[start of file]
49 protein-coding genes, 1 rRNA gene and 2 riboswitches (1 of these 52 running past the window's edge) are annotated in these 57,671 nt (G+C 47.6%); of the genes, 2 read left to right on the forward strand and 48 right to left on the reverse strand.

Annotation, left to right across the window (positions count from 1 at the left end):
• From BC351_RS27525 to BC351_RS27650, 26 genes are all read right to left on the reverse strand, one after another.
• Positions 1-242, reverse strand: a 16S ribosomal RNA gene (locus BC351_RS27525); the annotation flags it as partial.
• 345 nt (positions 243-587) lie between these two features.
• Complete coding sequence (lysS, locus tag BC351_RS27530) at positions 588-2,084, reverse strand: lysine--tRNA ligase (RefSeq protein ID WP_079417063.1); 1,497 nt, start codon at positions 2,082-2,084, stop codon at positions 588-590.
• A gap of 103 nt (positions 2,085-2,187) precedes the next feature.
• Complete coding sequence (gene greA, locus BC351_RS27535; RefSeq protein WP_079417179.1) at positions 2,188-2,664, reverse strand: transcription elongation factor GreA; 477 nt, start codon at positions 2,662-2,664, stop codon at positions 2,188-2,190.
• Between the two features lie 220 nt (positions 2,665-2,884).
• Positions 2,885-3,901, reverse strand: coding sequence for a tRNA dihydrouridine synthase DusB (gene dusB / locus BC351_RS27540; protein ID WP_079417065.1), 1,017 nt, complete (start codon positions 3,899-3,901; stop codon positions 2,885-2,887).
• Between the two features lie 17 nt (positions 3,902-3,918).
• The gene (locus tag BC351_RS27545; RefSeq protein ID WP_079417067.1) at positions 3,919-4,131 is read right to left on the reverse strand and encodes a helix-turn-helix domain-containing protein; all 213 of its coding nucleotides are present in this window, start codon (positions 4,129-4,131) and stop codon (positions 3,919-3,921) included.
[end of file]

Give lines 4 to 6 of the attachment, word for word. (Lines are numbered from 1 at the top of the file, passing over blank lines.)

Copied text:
• Positions 1-242, reverse strand: a 16S ribosomal RNA gene (locus BC351_RS27525); the annotation flags it as partial.
• 345 nt (positions 243-587) lie between these two features.
• Complete coding sequence (lysS, locus tag BC351_RS27530) at positions 588-2,084, reverse strand: lysine--tRNA ligase (RefSeq protein ID WP_079417063.1); 1,497 nt, start codon at positions 2,082-2,084, stop codon at positions 588-590.